Thursday, November 20, 2014

Seeing Red: Tomatoes, Tea Towels and IU Basketball Season!


What a wonderful event!  This past weekend marked the first time that all three artisan guilds held their fall shows under one roof.  The Convention Center hosted the event, and I heard nothing but praise and enthusiasm for this new change of venue.  Musicians played in the lobby and the Convention Center set up a café with tables in one of the rooms.  It was just a delightful experience for the patrons.  I was fortunate to have a doorway booth for my art with my own exhibition space (the Roger’s Gallery) across the hallway.   
My ‘Looking atWater’ exhibition was still hanging there.  It was wonderful to have so many people go in and look at the pieces then come across the hallway to talk about the work.  I was also thrilled to have four of the sixteen pieces find new homes before the exhibition came home on Monday morning.  In addition to the weavings, many Re-Shirts, sweater petals with pins and my new headband sweater petals found new homes.   
The headbands are hard plastic that I wrap with black yarn and attach a sweater petal flower and some leaves.  I think they look very cute, and they turned out to be a big hit!  They will be available at Wonderlab if you’re interested in seeing them—check out the new Big-Headed Ants exhibition while you’re there!

To prepare for the Guild show I spent big blocks of time over the past two weeks making twenty-six new Re-shirts.  I found a new source of black double fold bias tape, made in the U.S.A., which was fortunate for me.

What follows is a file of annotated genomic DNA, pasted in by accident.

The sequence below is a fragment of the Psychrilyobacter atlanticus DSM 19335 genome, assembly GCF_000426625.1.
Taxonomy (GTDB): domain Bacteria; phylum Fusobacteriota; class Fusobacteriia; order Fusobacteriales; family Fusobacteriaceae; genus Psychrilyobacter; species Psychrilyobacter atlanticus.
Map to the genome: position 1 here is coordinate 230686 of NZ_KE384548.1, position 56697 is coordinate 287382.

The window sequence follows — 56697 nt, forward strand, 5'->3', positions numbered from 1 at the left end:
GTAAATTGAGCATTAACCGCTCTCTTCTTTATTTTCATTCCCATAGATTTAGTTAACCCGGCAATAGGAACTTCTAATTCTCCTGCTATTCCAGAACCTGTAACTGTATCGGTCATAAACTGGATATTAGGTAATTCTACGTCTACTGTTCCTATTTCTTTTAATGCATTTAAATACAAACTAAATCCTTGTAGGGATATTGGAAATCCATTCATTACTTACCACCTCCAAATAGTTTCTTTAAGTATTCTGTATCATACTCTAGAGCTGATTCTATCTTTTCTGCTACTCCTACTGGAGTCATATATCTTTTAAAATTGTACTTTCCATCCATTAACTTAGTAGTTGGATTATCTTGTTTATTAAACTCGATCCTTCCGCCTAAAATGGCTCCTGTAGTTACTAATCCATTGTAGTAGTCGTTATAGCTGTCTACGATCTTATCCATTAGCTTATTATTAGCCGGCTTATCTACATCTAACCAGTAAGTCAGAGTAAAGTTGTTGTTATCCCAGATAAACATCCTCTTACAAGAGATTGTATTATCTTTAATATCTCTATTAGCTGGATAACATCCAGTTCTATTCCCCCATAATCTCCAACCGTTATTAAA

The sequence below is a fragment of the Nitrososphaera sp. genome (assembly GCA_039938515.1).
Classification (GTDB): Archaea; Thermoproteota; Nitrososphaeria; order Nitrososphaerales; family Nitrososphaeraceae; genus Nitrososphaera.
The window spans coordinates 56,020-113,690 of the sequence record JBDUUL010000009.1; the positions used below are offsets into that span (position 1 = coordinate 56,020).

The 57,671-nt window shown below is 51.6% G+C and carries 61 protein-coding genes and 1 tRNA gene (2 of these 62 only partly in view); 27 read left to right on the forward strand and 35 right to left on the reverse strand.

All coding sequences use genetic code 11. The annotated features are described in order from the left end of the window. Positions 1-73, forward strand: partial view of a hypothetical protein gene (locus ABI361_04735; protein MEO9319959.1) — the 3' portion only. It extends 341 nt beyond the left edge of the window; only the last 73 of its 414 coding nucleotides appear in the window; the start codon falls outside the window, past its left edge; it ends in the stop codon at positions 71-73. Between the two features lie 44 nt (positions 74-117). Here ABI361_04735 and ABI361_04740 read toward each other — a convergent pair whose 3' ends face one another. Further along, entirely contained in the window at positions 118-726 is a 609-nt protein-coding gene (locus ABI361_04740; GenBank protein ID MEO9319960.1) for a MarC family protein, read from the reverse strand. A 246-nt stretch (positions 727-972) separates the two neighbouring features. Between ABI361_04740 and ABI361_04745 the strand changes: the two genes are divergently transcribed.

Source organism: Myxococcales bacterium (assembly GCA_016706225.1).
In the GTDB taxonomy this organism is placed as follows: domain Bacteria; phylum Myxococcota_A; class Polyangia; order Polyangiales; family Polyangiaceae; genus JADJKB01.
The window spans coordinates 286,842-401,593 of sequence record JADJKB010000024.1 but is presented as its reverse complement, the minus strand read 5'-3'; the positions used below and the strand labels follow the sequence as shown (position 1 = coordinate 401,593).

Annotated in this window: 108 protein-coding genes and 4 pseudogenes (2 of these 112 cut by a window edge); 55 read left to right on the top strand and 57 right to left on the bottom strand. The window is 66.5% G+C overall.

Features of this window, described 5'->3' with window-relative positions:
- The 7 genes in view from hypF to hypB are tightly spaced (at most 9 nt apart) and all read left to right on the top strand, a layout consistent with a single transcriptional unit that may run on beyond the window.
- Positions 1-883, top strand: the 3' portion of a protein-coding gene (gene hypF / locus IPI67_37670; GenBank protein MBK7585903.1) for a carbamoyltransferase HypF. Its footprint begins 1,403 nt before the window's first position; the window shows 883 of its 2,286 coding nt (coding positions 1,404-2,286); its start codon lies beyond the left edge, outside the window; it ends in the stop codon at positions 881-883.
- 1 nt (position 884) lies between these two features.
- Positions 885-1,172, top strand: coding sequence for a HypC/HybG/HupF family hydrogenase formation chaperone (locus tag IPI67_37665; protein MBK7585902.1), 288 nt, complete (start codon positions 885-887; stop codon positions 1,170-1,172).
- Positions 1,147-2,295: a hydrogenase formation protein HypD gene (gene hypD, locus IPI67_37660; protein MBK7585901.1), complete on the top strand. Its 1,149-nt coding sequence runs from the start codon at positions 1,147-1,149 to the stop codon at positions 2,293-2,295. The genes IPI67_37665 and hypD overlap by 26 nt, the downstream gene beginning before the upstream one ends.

I went through 130 yards of the material!  I also spent little bits of time here and there over the year collecting bobbins for my sewing machine.  Before I started I wound all of my bobbins.  It is so nice not to have to stop and wind a bobbin before continuing to sew.  Of course I fill in my down time as I watch the boy’s activities with my needle felting.   
This time I finished up some tomato slices for a commission piece I’m trying to finish.  I finished the celery, which means that it is now green.  My finger has healed enough to wet felt a little, so the little while root tails for my radishes are complete too. 

Speaking of needle felting, I had a crazy idea this week.  Since I’m only doing one art fair (and it’s over!) I thought it might be fun to do a workshop to demonstrate how to make felted ornaments.   
I’ll be running at least one workshop through Gather, the new craft shop in Fountain Square Mall here in Bloomington.   
We’re advertising the first one for Saturday, December 6th from 1-4 p.m.  If you’re interested, please sign up here.  The cost is sixty dollars and includes all materials and plenty of laughs.  I will come with half a dozen ornaments to give people some ideas, but they’ll likely hang on our Christmas tree.